Pediatric congenital heart disease is a cardiovascular disorder that babies are born with. It can be caused by certain genetic disorders, maternal diabetes, maternal rubella, and can occur in babies who were born with fetal alcohol syndrome. In addition, maternal use of certain medications during pregnancy can heighten the risk for heart disease in the newborn. Here are some types and symptoms of pediatric congenital heart disease that you should know about.
Types Of Pediatric Congenital Heart Disease
There are many types of congenital heart disease, including atrial septal defects, which refer to a hole in between the left atria and the right atria of the heart. Atrial septal defects may cause an excess amount of blood to flow through the hole defect and into the heart, leading to enlargement of the heart. Tricuspid atresia is another congenital heart defect that refers to the improper formation of the tricuspid valve, the valve that separates the atrium and the ventricle. This can cause improper blood flow and oxygenation to certain areas of the heart and cause circulatory problems.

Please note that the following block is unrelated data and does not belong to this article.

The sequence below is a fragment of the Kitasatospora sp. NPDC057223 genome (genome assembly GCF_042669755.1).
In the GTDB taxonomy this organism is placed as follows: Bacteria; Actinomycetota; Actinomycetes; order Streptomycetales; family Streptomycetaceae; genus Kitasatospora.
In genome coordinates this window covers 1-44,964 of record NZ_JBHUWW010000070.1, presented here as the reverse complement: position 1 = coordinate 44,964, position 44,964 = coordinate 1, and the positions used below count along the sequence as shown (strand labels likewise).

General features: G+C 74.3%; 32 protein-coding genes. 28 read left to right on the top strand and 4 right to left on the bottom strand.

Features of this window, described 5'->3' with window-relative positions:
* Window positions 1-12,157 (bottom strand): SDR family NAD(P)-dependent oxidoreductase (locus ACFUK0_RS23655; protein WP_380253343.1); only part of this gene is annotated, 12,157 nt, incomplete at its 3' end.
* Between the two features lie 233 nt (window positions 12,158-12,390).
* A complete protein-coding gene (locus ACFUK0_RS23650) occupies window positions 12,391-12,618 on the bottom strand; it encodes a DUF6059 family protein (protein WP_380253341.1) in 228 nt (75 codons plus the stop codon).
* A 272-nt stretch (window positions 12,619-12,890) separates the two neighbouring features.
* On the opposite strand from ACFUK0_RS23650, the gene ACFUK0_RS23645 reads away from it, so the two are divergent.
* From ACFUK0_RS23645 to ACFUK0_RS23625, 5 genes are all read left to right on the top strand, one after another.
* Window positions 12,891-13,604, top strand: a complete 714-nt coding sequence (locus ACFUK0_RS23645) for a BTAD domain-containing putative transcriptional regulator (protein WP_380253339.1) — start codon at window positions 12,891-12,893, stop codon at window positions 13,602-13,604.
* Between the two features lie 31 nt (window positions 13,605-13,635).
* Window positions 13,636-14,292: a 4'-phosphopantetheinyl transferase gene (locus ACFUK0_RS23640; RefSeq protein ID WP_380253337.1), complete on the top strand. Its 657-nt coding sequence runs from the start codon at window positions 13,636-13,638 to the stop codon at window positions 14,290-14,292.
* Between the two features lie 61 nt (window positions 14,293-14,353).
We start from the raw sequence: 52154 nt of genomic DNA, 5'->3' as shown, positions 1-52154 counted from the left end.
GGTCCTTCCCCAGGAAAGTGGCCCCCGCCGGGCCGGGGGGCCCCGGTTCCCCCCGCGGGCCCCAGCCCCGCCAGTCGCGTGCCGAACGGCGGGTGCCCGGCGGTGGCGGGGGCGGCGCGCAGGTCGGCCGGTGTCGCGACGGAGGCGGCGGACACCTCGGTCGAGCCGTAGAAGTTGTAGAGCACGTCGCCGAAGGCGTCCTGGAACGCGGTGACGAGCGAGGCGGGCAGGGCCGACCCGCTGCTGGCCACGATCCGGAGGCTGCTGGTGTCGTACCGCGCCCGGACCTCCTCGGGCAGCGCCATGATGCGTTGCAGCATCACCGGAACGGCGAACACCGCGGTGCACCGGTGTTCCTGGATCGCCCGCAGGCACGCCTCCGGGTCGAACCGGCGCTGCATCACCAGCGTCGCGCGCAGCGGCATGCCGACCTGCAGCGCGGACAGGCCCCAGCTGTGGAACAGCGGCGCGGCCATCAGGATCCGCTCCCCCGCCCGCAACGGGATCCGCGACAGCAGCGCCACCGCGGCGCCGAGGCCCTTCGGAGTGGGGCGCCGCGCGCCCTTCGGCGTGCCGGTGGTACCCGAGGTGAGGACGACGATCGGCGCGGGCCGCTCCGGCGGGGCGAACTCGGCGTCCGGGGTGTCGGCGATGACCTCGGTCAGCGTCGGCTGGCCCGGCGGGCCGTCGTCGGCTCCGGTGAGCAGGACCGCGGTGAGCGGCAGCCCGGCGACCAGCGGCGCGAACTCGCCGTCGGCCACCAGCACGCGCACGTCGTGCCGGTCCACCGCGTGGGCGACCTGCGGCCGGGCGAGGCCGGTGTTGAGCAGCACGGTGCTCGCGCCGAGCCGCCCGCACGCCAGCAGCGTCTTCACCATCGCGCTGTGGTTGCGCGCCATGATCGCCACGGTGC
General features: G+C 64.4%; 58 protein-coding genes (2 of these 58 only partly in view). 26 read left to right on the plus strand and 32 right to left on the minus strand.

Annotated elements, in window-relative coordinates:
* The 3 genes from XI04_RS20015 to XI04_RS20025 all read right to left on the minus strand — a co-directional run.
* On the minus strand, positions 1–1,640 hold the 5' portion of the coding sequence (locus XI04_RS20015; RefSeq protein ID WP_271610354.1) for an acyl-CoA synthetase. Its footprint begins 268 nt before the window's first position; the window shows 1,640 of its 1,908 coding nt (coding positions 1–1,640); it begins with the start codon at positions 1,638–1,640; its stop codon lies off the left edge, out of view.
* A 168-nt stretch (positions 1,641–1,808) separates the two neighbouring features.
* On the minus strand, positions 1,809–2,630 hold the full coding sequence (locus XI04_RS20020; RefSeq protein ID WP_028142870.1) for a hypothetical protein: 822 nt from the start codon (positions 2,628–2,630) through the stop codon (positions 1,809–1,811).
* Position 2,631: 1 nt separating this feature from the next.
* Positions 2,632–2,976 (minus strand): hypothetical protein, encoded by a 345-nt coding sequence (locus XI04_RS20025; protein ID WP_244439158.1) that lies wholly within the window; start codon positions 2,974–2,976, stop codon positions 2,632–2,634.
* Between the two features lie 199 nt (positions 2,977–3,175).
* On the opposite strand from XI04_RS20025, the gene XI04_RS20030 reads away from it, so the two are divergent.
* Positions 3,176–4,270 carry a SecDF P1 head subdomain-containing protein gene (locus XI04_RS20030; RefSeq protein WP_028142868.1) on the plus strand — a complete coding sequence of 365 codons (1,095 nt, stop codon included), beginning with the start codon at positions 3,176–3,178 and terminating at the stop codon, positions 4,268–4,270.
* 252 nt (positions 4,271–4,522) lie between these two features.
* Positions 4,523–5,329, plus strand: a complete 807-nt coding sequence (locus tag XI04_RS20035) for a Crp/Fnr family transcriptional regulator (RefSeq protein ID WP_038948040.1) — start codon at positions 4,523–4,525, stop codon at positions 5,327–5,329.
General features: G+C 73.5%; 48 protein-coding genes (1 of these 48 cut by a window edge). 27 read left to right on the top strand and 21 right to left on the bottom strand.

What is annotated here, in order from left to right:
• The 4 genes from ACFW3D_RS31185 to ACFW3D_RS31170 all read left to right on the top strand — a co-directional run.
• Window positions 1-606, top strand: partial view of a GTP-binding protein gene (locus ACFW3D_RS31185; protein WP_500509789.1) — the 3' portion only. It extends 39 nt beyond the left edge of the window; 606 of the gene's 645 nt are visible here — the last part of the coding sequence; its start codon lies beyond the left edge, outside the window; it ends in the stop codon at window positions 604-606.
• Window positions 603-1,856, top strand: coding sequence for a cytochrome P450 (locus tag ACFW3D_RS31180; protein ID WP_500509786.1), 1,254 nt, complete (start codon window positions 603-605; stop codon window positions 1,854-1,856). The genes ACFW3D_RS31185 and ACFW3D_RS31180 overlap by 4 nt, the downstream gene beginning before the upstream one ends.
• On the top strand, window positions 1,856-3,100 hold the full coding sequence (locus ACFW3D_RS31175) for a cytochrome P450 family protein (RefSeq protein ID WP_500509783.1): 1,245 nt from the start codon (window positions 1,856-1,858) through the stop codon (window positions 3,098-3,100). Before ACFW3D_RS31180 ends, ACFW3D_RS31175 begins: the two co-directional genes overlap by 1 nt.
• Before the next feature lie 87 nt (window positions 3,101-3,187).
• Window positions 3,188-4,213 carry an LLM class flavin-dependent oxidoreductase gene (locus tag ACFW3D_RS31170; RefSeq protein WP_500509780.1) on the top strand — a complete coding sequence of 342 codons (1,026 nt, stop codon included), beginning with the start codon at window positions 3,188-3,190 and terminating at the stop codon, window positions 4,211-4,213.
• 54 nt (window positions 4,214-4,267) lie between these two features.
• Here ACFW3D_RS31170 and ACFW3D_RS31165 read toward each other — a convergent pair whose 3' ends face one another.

Some types of congenital heart diseases respond well to prescription cardiac medications and exercise to help improve aerobic function, however, surgical intervention is often required to repair the physical defects in order to restore optimal cardiovascular function. Not only does exercise help improve cardiovascular health, but it may also help boost your child's self-esteem by increasing strength, endurance, breathing capacity, and independence.
Symptoms Of Congenital Heart Disease
Although congenital heart disease can produce a wide variety of symptoms, the most common ones may include cyanosis, or a bluish tint on the lips or skin, fast breathing, swelling of the legs, abdominal area, and around the eyes, and a rapid heartbeat. In addition, fainting, lethargy, and extreme fatigue may occur.
While the symptoms of congenital heart disease may be apparent soon after the child is born, they may not develop until the person is a teenager or an adult. If the pediatrician notices any of these symptoms while performing the newborn assessment in the hospital after the baby is born, they may refer the child to a pediatric cardiologist for further evaluation.
If your child has congenital heart disease, see the pediatrician and pediatric cardiologist on a regular basis. When your child receives their necessary medical care on a timely basis, they may be more likely to enjoy engaging in their favorite activities free from symptoms and complications.
For more information, contact pediatricians near you.Share